In July 2018, the FASB issued ASU No. 2018-11, Leases (Topic 842) - Targeted Improvements, which revised the transition approach to no longer require leases to be recognized at the beginning of the earliest period presented using a modified retrospective approach. Instead, adopters can take the prospective approach upon transition which allows entities to not recast comparative periods upon transition. There are also a number of optional practical expedients that entities may elect to apply.
The Company has established a working group which includes the Director of Accounting, Director of Tax and Accounting Policy and the Controller in order to continually assess the impact of the requirements of the new guidance. Upon adoption of this ASU on January 1, 2019, the Company expects to record an increase in assets of approximately $50.0 million and an increase in liabilities of approximately $56.0 million on the Consolidated Statements of Condition as a result of recognizing the right-of-use assets and lease liabilities.


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Note 3.
Securities
The amortized cost, gross unrealized gains, gross unrealized losses and fair value of investment securities classified as available-for-sale and held-to-maturity at September 30, 2018 and December 31, 2017 are as follows:
 
Amortized
Cost
 
Gross
Unrealized
Gains
 
Gross
Unrealized
Losses
 
Fair
Value
 
(In thousands)
September 30, 2018
 
 
 
 
 
 
 
Available-for-sale:
 
 
 
 
 
 
 
Debt securities:
 
 
 
 
 
 
 
Government-sponsored residential mortgage-backed securities
$
215,541

 
$
67

 
$
(8,034
)
 
$
207,574

Government-sponsored residential collateralized debt obligations
174,481

 

 
(4,355
)
 
170,126

Government-sponsored commercial mortgage-backed securities
28,771

 

 
(1,579
)
 
27,192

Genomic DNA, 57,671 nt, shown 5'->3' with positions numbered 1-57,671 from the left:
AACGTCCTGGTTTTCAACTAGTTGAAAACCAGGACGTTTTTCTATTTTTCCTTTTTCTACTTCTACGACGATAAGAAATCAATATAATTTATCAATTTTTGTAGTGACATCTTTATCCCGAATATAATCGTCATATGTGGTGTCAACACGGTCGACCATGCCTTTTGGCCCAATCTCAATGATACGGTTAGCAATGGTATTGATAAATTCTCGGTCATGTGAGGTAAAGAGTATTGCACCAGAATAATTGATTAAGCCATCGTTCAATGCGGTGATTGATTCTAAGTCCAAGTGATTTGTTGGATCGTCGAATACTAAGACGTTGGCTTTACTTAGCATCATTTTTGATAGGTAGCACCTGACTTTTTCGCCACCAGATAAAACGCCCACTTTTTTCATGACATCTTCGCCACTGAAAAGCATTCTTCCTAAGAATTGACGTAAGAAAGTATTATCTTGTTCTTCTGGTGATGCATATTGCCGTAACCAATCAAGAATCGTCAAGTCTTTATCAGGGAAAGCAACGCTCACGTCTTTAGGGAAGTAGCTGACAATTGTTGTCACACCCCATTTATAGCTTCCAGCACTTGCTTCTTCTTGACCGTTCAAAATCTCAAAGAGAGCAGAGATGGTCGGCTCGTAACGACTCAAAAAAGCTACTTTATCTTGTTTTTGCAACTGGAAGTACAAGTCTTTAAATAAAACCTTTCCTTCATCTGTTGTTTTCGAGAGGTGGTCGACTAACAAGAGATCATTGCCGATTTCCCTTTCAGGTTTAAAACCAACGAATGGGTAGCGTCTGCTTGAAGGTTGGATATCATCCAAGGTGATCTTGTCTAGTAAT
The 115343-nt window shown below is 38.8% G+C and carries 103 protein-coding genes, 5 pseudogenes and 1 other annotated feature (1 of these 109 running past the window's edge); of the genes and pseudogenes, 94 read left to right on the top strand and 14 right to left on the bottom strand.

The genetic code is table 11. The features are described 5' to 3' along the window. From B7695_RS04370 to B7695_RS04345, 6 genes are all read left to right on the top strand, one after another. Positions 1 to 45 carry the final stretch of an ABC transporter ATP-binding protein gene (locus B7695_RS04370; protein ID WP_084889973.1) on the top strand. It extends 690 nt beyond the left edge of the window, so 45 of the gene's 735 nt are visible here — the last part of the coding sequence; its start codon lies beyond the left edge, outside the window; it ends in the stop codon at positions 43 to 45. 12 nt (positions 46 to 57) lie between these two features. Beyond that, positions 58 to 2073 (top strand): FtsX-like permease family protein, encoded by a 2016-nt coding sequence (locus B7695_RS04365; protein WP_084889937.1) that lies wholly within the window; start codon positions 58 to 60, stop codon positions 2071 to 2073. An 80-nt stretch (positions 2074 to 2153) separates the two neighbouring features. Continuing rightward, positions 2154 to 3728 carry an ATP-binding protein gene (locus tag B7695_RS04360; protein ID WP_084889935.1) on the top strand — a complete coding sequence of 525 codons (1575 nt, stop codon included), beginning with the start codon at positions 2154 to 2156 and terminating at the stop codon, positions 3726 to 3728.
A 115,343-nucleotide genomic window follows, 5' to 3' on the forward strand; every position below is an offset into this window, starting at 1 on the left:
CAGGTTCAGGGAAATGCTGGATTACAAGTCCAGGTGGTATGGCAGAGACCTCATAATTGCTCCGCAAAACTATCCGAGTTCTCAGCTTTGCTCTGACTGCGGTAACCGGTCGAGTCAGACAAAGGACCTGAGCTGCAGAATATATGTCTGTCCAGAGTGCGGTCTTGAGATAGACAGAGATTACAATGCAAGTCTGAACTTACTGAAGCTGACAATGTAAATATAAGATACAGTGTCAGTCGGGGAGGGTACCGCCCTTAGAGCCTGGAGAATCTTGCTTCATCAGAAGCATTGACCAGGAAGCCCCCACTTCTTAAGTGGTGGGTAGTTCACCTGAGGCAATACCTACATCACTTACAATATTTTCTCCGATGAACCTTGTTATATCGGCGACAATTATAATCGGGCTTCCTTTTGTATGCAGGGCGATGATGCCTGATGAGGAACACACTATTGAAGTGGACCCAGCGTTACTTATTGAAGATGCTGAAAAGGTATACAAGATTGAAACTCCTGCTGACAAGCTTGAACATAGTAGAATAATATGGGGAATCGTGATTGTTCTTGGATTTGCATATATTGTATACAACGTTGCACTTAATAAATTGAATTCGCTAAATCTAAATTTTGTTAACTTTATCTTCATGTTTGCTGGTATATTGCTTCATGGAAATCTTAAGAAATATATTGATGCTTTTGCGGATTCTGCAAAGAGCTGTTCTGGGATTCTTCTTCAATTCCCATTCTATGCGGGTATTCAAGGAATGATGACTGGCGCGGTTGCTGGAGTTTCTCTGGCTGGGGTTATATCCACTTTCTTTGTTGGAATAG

Government-sponsored commercial collateralized debt obligations
157,592

 

 
(8,678
)
 
148,914

Asset-backed securities
99,348

 
321

 
(731
)
 
98,938

Corporate debt securities
83,486

 
49

 
(3,213
)
 
80,322

Obligations of states and political subdivisions
251,616

 
397

 
(13,044
)
 
238,969

Total available-for-sale debt securities
$
1,010,835

 
$
834

 
$
(39,634
)
 
$
972,035

December 31, 2017
 
 
 
 
 
 
 
Available-for-sale:
 
 
 
 
 
 
 
Debt securities:
 
 
 
 
 
 
 
Government-sponsored residential mortgage-backed securities
$
235,646

 
$
779

 
$
(946
)
 
$
235,479

Government-sponsored residential collateralized debt obligations
134,652

 
16

 
(1,556
)
 
133,112

Government-sponsored commercial mortgage-backed securities
33,449

 
7

 
(201
)
 
33,255

Government-sponsored commercial collateralized debt obligations
151,035

 

 
(3,793
)
 
147,242

Asset-backed securities
166,559

 
1,253

 
(673
)
 
167,139

Corporate debt securities
88,571

 
1,104

 
(539
)
 
89,136

Obligations of states and political subdivisions
249,531

 
1,436

 
(5,960
)
 
245,007

Total debt securities
1,059,443

 
4,595

 
(13,668
)
 
1,050,370

Marketable equity securities, by sector:
 
 
 
 
 
 
 
Industrial
109